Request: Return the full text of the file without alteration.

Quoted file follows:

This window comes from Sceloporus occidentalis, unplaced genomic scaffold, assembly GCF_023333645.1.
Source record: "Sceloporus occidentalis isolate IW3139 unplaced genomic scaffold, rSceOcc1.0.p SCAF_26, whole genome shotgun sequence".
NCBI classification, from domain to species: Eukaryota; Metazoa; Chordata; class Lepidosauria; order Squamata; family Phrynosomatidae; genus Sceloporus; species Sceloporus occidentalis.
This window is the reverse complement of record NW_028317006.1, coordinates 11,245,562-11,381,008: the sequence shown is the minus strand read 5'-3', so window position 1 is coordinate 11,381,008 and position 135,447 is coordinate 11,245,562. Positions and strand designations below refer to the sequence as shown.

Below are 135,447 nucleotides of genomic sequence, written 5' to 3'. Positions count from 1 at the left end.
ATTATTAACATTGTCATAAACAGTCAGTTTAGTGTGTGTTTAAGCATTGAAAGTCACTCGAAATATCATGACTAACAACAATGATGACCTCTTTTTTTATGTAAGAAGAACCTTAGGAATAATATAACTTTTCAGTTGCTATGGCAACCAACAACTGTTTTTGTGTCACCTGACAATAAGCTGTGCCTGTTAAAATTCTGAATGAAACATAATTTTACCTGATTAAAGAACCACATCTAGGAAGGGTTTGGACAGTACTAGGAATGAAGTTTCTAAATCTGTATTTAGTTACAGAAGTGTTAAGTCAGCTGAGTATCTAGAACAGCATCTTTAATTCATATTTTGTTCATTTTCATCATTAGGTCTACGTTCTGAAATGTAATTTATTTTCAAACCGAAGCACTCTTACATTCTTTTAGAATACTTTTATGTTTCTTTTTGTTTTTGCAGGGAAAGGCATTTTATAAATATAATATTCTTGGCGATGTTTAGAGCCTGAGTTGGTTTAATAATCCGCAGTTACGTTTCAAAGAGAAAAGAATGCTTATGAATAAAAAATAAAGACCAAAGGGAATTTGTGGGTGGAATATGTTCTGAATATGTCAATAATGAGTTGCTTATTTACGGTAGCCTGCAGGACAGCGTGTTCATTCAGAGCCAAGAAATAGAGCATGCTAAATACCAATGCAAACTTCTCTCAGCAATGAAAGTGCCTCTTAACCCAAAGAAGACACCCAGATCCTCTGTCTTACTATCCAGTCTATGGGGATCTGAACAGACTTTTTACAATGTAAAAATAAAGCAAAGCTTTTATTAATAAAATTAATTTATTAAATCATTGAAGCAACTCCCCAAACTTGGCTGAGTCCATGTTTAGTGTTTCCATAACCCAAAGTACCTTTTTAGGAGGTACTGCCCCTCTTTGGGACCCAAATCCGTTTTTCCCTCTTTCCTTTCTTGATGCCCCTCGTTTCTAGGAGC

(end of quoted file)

This window comes from Sceloporus occidentalis, unplaced genomic scaffold, assembly GCF_023333645.1.
Source record: "Sceloporus occidentalis isolate IW3139 unplaced genomic scaffold, rSceOcc1.0.p SCAF_26, whole genome shotgun sequence".
NCBI classification, from domain to species: Eukaryota; Metazoa; Chordata; class Lepidosauria; order Squamata; family Phrynosomatidae; genus Sceloporus; species Sceloporus occidentalis.
This window is the reverse complement of record NW_028317006.1, coordinates 11,245,562-11,381,008: the sequence shown is the minus strand read 5'-3', so window position 1 is coordinate 11,381,008 and position 135,447 is coordinate 11,245,562. Positions and strand designations below refer to the sequence as shown.

Below are 135,447 nucleotides of genomic sequence, written 5' to 3'. Positions count from 1 at the left end.
ATTATTAACATTGTCATAAACAGTCAGTTTAGTGTGTGTTTAAGCATTGAAAGTCACTCGAAATATCATGACTAACAACAATGATGACCTCTTTTTTTATGTAAGAAGAACCTTAGGAATAATATAACTTTTCAGTTGCTATGGCAACCAACAACTGTTTTTGTGTCACCTGACAATAAGCTGTGCCTGTTAAAATTCTGAATGAAACATAATTTTACCTGATTAAAGAACCACATCTAGGAAGGGTTTGGACAGTACTAGGAATGAAGTTTCTAAATCTGTATTTAGTTACAGAAGTGTTAAGTCAGCTGAGTATCTAGAACAGCATCTTTAATTCATATTTTGTTCATTTTCATCATTAGGTCTACGTTCTGAAATGTAATTTATTTTCAAACCGAAGCACTCTTACATTCTTTTAGAATACTTTTATGTTTCTTTTTGTTTTTGCAGGGAAAGGCATTTTATAAATATAATATTCTTGGCGATGTTTAGAGCCTGAGTTGGTTTAATAATCCGCAGTTACGTTTCAAAGAGAAAAGAATGCTTATGAATAAAAAATAAAGACCAAAGGGAATTTGTGGGTGGAATATGTTCTGAATATGTCAATAATGAGTTGCTTATTTACGGTAGCCTGCAGGACAGCGTGTTCATTCAGAGCCAAGAAATAGAGCATGCTAAATACCAATGCAAACTTCTCTCAGCAATGAAAGTGCCTCTTAACCCAAAGAAGACACCCAGATCCTCTGTCTTACTATCCAGTCTATGGGGATCTGAACAGACTTTTTACAATGTAAAAATAAAGCAAAGCTTTTATTAATAAAATTAATTTATTAAATCATTGAAGCAACTCCCCAAACTTGGCTGAGTCCATGTTTAGTGTTTCCATAACCCAAAGTACCTTTTTAGGAGGTACTGCCCCTCTTTGGGACCCAAATCCGTTTTTCCCTCTTTCCTTTCTTGATGCCCCTCGTTTCTAGGAGC